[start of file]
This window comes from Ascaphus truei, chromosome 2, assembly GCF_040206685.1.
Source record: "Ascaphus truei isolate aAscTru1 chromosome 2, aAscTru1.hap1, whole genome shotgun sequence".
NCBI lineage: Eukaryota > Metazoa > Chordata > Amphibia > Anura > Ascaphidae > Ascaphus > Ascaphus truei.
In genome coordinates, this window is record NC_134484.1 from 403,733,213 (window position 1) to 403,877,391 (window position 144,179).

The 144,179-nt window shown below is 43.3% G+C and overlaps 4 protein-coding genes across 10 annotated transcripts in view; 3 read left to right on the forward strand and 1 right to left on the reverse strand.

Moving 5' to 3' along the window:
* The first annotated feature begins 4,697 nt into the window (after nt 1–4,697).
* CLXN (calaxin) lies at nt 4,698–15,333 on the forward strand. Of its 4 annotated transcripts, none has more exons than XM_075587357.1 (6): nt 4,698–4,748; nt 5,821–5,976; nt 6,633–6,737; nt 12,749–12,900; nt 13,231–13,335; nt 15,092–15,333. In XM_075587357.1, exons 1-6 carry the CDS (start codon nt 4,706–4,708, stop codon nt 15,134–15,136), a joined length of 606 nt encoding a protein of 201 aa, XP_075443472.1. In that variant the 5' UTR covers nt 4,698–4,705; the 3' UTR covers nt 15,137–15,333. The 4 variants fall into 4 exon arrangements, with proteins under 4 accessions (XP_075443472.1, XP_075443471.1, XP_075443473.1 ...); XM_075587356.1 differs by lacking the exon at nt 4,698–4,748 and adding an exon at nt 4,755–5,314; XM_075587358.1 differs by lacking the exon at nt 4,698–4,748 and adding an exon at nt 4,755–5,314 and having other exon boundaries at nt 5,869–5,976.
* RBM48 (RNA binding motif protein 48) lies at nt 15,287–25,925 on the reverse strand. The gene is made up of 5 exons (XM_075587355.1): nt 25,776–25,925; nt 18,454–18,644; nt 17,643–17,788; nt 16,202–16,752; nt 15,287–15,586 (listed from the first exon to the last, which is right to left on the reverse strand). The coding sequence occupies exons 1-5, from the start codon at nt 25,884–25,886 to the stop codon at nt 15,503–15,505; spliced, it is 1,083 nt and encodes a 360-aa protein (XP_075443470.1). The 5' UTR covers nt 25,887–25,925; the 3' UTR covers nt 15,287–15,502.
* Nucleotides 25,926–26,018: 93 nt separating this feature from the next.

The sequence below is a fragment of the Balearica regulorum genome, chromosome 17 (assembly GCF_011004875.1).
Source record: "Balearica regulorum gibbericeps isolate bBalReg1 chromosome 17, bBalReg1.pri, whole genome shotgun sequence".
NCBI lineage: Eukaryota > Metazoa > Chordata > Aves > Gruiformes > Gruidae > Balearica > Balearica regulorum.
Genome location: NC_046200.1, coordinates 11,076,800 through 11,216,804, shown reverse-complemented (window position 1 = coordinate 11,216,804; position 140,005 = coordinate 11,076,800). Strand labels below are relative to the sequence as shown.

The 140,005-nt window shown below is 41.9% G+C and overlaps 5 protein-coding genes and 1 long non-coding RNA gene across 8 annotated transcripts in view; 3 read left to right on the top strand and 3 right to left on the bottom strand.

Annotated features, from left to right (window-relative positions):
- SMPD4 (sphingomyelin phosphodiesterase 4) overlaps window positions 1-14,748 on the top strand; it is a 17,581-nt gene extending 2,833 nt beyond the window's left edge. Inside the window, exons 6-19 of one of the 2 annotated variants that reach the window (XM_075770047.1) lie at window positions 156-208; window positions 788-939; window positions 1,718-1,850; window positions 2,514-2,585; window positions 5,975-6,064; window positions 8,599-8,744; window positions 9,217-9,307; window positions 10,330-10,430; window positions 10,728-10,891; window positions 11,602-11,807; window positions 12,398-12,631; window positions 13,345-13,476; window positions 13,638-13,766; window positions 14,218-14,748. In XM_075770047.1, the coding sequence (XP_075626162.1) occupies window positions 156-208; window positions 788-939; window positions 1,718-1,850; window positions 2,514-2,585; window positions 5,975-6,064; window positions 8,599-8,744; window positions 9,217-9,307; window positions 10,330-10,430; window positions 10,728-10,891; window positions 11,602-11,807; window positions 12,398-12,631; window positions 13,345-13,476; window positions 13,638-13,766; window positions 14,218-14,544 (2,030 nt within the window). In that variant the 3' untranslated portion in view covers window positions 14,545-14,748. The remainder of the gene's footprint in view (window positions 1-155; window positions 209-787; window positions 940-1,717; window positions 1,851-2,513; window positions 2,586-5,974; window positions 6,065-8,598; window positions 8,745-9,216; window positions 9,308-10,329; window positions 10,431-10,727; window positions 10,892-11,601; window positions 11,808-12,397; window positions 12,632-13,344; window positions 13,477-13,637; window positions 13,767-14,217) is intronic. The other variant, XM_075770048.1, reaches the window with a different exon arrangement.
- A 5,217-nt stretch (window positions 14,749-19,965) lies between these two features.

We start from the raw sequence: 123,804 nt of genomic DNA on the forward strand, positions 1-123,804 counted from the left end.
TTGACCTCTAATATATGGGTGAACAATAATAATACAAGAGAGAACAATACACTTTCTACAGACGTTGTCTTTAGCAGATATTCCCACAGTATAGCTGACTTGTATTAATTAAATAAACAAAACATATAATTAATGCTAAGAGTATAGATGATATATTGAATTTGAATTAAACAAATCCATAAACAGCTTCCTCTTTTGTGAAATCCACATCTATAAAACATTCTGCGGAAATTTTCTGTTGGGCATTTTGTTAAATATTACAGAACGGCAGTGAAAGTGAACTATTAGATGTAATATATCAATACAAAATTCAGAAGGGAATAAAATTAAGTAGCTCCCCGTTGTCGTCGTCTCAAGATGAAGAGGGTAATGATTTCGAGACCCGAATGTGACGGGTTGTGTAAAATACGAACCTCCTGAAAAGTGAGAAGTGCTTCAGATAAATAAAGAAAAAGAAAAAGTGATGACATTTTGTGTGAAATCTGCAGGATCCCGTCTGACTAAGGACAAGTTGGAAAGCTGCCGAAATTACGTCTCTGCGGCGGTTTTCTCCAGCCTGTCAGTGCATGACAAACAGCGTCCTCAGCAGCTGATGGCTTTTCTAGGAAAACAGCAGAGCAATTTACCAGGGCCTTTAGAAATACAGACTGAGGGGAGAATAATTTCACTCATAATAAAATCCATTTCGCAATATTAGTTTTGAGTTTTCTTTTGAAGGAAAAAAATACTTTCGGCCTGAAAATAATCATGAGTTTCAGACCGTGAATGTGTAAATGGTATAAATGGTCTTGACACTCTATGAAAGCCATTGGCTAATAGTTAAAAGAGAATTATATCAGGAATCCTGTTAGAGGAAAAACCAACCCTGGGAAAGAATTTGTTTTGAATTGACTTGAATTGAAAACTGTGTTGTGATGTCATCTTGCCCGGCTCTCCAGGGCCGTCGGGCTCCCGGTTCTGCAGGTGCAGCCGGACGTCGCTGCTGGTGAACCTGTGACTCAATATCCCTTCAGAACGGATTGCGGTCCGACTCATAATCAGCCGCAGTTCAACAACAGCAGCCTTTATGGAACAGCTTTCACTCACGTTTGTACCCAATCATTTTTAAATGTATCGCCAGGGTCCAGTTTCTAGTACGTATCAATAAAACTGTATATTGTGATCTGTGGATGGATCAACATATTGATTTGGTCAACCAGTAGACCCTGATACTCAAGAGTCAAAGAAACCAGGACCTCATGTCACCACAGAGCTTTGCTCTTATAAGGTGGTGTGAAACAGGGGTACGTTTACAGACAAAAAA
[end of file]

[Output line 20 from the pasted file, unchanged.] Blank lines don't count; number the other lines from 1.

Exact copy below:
TTGACCTCTAATATATGGGTGAACAATAATAATACAAGAGAGAACAATACACTTTCTACAGACGTTGTCTTTAGCAGATATTCCCACAGTATAGCTGACTTGTATTAATTAAATAAACAAAACATATAATTAATGCTAAGAGTATAGATGATATATTGAATTTGAATTAAACAAATCCATAAACAGCTTCCTCTTTTGTGAAATCCACATCTATAAAACATTCTGCGGAAATTTTCTGTTGGGCATTTTGTTAAATATTACAGAACGGCAGTGAAAGTGAACTATTAGATGTAATATATCAATACAAAATTCAGAAGGGAATAAAATTAAGTAGCTCCCCGTTGTCGTCGTCTCAAGATGAAGAGGGTAATGATTTCGAGACCCGAATGTGACGGGTTGTGTAAAATACGAACCTCCTGAAAAGTGAGAAGTGCTTCAGATAAATAAAGAAAAAGAAAAAGTGATGACATTTTGTGTGAAATCTGCAGGATCCCGTCTGACTAAGGACAAGTTGGAAAGCTGCCGAAATTACGTCTCTGCGGCGGTTTTCTCCAGCCTGTCAGTGCATGACAAACAGCGTCCTCAGCAGCTGATGGCTTTTCTAGGAAAACAGCAGAGCAATTTACCAGGGCCTTTAGAAATACAGACTGAGGGGAGAATAATTTCACTCATAATAAAATCCATTTCGCAATATTAGTTTTGAGTTTTCTTTTGAAGGAAAAAAATACTTTCGGCCTGAAAATAATCATGAGTTTCAGACCGTGAATGTGTAAATGGTATAAATGGTCTTGACACTCTATGAAAGCCATTGGCTAATAGTTAAAAGAGAATTATATCAGGAATCCTGTTAGAGGAAAAACCAACCCTGGGAAAGAATTTGTTTTGAATTGACTTGAATTGAAAACTGTGTTGTGATGTCATCTTGCCCGGCTCTCCAGGGCCGTCGGGCTCCCGGTTCTGCAGGTGCAGCCGGACGTCGCTGCTGGTGAACCTGTGACTCAATATCCCTTCAGAACGGATTGCGGTCCGACTCATAATCAGCCGCAGTTCAACAACAGCAGCCTTTATGGAACAGCTTTCACTCACGTTTGTACCCAATCATTTTTAAATGTATCGCCAGGGTCCAGTTTCTAGTACGTATCAATAAAACTGTATATTGTGATCTGTGGATGGATCAACATATTGATTTGGTCAACCAGTAGACCCTGATACTCAAGAGTCAAAGAAACCAGGACCTCATGTCACCACAGAGCTTTGCTCTTATAAGGTGGTGTGAAACAGGGGTACGTTTACAGACAAAAAA